Nexstar’s WKBN reported the Norfolk Southern train derailed around 9 p.m. on Feb. 3. Federal investigators said a mechanical issue with a rail car axle caused the fiery derailment near the Pennsylvania state line.
The train cars contained hazardous materials such as vinyl chloride, combustible liquids, butyl acrylate, benzene residue, and nonhazardous materials such as wheat, plastic pellets, malt liquors, and lube oil, Norfolk Southern said in a statement.
Now, Kentuckians are concerned the hazardous chemicals are headed downstream and into the Ohio River, which creates Kentucky’s natural northern border. The United State Environmental Protection Agency has created a website to help keep those at risk updated and help those directly impacted with resources.
The EPA has confirmed butyl acrylate has entered the Ohio River from a tributary closer to the spill but doesn’t anticipate a health risk to residents. Greater Cincinnati Water Works reported 111 tests of the Ohio River for butyl acrylate, vinyl chloride, ethylene glycol monobutyl ether, and ethyl hexyl acrylate were all negative. The water utility company said they don’t expect the pollution from the spill to reach them until Sunday.
The Ohio River Valley Water Sanitation Commission (ORSANCO) and water companies along the Ohio River, including those in Kentucky, are working together to collect samples to look for any potential threat to drinking water.
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The Northern Kentucky Water District, one group working with ORSANCO, said it has plans in place to ensure the drinking water remains safe if the pollution continues downstream.
“Maintaining the safety of our community’s drinking water is our highest priority,” said Lindsey
Rechtin, president and CEO of NKWD in a news release. “District staff has been working closely with numerous water professionals and agencies and is taking the necessary precautionary measures to protect our drinking water supply and the public’s health and safety.”
On Tuesday, Kentucky American Water assured its customers their water would be safe as it doesn’t use the Ohio River as a source of water.
“As is standard practice, we and other water professionals have been monitoring this situation and receiving updates. Kentucky American Water’s sources of supply are not impacted by the Ohio train derailment event,” said Bob Money, Kentucky American Water’s water quality and environmental compliance manager, in a news release. “For water professionals like us who are not impacted by this situation, this is an opportunity to study the situation as well as build and improve further on our expertise and resiliency.”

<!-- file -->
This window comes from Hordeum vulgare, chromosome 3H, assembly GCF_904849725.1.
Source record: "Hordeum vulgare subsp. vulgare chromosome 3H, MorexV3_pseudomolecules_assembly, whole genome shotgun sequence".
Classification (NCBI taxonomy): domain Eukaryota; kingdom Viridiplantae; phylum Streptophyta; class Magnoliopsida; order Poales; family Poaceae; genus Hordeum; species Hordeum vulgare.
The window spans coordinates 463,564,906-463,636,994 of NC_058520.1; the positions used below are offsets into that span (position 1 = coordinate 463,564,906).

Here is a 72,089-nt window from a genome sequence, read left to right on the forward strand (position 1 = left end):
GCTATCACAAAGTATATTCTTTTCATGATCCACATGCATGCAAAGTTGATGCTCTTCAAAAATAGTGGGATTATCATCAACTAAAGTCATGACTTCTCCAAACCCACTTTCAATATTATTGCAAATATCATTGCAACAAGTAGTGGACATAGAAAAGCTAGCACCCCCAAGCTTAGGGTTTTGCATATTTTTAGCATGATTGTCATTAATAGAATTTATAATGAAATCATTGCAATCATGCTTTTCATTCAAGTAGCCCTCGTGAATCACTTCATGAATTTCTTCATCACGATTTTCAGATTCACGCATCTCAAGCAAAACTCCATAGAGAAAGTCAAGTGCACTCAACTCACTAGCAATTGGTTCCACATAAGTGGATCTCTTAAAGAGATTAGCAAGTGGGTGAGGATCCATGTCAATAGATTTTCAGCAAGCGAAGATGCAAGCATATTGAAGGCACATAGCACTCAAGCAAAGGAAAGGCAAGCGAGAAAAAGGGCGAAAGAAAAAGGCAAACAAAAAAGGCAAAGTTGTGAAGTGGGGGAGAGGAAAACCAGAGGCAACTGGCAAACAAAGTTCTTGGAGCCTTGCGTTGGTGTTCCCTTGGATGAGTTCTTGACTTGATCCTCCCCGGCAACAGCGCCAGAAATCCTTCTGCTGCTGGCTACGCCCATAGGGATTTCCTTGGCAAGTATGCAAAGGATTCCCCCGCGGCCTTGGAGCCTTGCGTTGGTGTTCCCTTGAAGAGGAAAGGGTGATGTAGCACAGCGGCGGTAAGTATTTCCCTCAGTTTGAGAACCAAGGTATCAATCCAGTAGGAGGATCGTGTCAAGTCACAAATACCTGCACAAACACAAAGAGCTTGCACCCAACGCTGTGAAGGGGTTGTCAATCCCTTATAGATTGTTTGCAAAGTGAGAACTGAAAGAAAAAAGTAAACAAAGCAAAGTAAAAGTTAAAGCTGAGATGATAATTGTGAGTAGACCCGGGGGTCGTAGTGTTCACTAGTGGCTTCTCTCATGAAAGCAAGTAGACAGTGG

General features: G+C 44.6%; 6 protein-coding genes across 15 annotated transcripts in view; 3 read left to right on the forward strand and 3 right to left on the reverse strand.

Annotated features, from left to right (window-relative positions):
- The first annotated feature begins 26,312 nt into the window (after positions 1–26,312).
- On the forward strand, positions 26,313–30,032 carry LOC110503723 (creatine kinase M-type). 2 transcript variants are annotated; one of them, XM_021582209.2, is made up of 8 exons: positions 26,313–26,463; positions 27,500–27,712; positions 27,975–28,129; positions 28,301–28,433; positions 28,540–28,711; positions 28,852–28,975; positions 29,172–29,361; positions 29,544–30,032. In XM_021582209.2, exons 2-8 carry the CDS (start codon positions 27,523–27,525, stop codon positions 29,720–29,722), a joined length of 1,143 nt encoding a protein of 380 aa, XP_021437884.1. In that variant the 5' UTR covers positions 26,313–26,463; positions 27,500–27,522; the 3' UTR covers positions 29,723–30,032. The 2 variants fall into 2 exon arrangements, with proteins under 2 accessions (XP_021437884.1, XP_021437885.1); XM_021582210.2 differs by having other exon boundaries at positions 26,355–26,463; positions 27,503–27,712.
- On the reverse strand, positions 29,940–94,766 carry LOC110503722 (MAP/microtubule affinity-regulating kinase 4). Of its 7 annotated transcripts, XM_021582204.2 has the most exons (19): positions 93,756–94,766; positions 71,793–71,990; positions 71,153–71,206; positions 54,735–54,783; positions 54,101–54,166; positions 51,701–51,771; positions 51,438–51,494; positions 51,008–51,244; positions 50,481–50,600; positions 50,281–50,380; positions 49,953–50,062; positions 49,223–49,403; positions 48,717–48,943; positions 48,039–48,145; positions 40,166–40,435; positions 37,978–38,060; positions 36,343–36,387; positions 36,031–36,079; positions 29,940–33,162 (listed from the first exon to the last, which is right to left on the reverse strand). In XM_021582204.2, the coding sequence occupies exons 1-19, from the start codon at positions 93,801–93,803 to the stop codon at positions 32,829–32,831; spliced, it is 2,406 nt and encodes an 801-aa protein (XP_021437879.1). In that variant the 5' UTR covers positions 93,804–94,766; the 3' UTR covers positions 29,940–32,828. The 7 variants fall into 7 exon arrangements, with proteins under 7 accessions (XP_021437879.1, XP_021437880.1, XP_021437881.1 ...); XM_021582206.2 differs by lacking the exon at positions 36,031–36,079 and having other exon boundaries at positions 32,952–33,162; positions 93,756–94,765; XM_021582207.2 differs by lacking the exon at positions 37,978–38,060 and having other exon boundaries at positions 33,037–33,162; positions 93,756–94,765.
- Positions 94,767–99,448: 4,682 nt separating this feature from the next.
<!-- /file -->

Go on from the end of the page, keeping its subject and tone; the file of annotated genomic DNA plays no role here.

“Based on current data, the spill on the Ohio River in northeast Ohio does not pose a risk to the quality of our drinking water. Your water is safe to drink,” the statement read.
On Friday, Ashland City Government announced they would be closing their water intake from the Ohio River. Giving the chemicals time to pass through the area on Sunday.
“We want to reiterate this is precautionary, and your water is safe to drink,” Ashland City Government said in a statement.
On Monday, Louisville Water said their water was also safe to drink. After looking at the size and location of the spill, scientists with Louisville Water said they have determined the water is safe to drink. But, customers could smell a slight odor.
Updates on water testing in Kentucky?
The Ohio River Valley Sanitation Commission offers weekly updates on the state and quality of the river, they also are regularly updating information related to the test for vinyl chloride, combustible liquids, butyl acrylate, and benzene residue.
“We are currently below the 1.00 ppb detection level at all sites sampled from as far upstream as Parkersburg, WV (Ohio River Mile 184.5) and as far downstream as Racine Hydro Dam (Ohio River Mile 237.7),” the Ohio River Valley Sanitation Commission website reads.
John Mura, executive director at Kentucky’s Energy and Environment Cabinet, said it is in daily contact with the Ohio River Valley Water Sanitation Commission, monitoring the spill response. Water samples were collected on Valentine’s Day
“Daily results show the butyl acrylate spill already is at concentrations well below national health standards and is continuing to dissipate,” Mura said. Also noting that the last 15 entries of water testing also showed chemical levels of less than one part per billion.
Kevin Kelly, chief communications officer for the Kentucky Department of Fish and Wildlife Resources also confirmed that Kentucky’s water quality will not suffer severe contamination.
The Kentucky River is unique in that it flows north into the Ohio River rather than the other way around. The confluence of the two is near Carrollton in Carroll County,” Kelly said. “Fortunately, there are no acute impacts expected to fish and wildlife in the Kentucky portion of the Ohio River based on current information and testing. Detection of chemicals in the Ohio River related to the train derailment was well under the drinking water limit in Wheeling, West Virginia, suggesting conditions in the Kentucky portion of the Ohio River will be even better.